Curt Schilling’s Vote Total Was Not the Biggest HOF Snub


While Curt Schilling’s vote total was disappointing, it wasn’t the biggest Hall of Fame snub. Credit: Howard Smith-USA TODAY Sports

For Arizona Diamondbacks’ fans, the 2015 Hall of Fame voting was mostly a positive outcome. Randy Johnson received the highest number of votes with 537 or 97.3% of ballots, one of the highest totals in history. However, fellow 2001 World Series MVP Curt Schilling couldn’t get out of the 30’s, getting only 39.2% on this, his third year of eligibility. While disappointing, there were other players who I felt received a greater slight than Schilling. While I do believe he will eventually get in, the same can not be said for the following deserving players.

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Tim Raines (55%): Perhaps if his best seasons came somewhere other than Montreal he would have been inducted already.  He has 808 career stolen bases, fourth in the All-Time list perhaps never to be surpassed in that category. He was almost as much of a game-wrecker as Rickey Henderson was in his prime. Raines was a seven-time All-Star who had eight seasons of 90-plus runs scored  with 11 seasons of a .380 on-base percentage or better.

Alan Trammell (25.%): When you think of premier shortstops of the 1980’s, there is Cal Ripken, Ozzie Smith, Robin Yount (before he moved to the outfield) and Trammell. The first three names are in the Hall. While Trammell’s numbers are not we are used to seeing from shortstops in later years, they were outstanding for his time. He was six-time All-Star, finished in the top ten of the MVP voting three times and was the 1984 World Series MVP. His biggest knock is that he did not lead the league in any category (except sacrifices) for any season during the course of his career.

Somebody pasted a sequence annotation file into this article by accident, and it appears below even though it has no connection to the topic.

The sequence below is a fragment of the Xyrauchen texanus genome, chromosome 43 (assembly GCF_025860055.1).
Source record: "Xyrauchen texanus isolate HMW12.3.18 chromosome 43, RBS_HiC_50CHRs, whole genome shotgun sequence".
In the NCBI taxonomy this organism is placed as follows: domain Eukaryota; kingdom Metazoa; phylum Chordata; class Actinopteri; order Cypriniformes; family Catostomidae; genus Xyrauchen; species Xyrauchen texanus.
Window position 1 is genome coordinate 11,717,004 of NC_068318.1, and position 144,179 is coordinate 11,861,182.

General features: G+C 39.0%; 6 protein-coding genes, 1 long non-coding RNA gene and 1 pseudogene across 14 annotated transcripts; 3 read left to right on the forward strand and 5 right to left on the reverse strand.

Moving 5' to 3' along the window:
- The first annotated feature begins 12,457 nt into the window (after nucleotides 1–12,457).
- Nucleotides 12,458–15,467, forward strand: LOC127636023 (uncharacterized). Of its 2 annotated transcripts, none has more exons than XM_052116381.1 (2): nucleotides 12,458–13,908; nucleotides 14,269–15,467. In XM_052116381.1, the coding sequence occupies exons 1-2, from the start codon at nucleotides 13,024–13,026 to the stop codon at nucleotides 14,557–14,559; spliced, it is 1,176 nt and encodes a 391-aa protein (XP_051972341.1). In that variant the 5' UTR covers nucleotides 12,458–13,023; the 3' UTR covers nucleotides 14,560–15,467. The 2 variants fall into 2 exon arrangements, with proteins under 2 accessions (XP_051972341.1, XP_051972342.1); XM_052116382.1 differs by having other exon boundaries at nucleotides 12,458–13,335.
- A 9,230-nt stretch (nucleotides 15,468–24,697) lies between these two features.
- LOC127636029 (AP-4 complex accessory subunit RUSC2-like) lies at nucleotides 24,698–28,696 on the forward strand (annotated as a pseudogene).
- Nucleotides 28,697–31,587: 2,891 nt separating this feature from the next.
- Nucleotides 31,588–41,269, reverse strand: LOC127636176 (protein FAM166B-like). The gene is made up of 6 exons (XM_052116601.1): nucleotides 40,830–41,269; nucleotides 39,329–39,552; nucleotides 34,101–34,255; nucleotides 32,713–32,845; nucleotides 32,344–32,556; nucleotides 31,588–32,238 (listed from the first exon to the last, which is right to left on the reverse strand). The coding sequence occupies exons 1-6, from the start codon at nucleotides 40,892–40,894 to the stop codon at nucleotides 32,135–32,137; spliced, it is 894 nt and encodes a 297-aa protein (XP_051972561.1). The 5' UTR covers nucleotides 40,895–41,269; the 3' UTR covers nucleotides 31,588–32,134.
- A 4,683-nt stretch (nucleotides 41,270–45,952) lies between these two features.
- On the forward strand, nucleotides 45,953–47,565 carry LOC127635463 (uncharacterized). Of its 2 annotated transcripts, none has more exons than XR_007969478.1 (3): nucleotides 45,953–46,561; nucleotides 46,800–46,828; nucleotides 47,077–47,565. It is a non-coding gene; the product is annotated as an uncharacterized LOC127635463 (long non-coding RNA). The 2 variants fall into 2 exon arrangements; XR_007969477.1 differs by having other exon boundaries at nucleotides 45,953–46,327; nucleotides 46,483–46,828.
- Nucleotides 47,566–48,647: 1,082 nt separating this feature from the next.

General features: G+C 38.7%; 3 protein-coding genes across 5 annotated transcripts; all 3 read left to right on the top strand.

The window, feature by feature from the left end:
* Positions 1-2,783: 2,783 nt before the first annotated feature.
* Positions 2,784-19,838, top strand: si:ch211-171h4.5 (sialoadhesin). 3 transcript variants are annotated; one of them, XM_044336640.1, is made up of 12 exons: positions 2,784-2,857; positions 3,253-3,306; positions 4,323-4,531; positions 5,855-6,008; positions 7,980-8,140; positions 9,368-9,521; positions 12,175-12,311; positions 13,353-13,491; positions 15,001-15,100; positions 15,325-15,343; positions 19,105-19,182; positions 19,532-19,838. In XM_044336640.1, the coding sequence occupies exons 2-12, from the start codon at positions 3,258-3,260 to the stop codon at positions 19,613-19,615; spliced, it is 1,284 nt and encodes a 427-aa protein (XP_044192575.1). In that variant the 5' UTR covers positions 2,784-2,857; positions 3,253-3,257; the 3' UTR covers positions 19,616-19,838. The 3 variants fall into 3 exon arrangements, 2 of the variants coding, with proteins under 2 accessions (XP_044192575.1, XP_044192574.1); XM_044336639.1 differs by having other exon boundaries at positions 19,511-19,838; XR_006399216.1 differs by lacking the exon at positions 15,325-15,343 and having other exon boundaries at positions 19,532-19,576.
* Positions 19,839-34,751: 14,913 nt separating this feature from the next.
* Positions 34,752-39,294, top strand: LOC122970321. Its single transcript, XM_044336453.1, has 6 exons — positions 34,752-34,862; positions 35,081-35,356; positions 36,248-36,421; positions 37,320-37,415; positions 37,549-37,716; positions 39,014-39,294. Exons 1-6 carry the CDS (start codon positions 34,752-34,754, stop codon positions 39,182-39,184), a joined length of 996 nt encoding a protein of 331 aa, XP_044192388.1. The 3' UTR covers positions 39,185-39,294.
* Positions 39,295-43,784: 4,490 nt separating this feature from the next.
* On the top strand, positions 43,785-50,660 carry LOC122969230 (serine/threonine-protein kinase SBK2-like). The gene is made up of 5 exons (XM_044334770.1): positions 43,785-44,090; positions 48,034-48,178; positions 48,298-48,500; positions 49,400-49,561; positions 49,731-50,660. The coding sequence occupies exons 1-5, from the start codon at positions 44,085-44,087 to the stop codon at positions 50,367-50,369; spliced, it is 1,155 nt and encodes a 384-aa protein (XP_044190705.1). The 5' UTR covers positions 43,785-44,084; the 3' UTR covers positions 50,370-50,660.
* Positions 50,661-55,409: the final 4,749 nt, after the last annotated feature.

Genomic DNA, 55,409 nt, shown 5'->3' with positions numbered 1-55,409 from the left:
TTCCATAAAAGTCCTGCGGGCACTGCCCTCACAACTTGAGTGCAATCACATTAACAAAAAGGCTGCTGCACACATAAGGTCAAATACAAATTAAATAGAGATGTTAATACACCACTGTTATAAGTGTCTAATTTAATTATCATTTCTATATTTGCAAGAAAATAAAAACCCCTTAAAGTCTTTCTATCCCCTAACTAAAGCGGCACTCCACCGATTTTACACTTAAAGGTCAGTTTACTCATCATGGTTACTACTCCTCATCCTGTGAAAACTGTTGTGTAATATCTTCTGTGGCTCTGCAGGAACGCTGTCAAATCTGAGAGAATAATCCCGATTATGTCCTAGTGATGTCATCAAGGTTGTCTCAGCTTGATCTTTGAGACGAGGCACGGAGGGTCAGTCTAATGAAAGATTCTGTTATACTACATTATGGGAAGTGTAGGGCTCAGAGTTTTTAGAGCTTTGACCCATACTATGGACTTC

Edgar Martinez (27%): Every player in Major League Baseball that has an award named after him is in the Hall of Fame.  All of course except the great designated hitter from the Mariners. Had he played in the field, Martinez would have been elected already, probably as a first balloter. However, there still seems to be a deep bias against players who were a DH for much of their playing days.  This is huge contradiction by the writers. Paul Molitor would never have been elected Cooperstown had he not been a DH during the second half of his career. The fact that one of the greatest hitters of the last 40 years can’t even come close to enshrinement might be the biggest Hall snub of all.

Jeff Kent (14%): I don’t understand this at all. I know Kent had a reputation of being difficult to deal with. I also know he was the best second baseman in the game for at least ten years, an automatic entrant for Cooperstown.  He was a five-time All-Star, an MVP and finished in the top ten in the MVP race in three other seasons. I also have never heard his name in connection with PED use. All this adds up to only 14% of the vote in his second year of eligibility? This may be the most mystifying vote total of them all.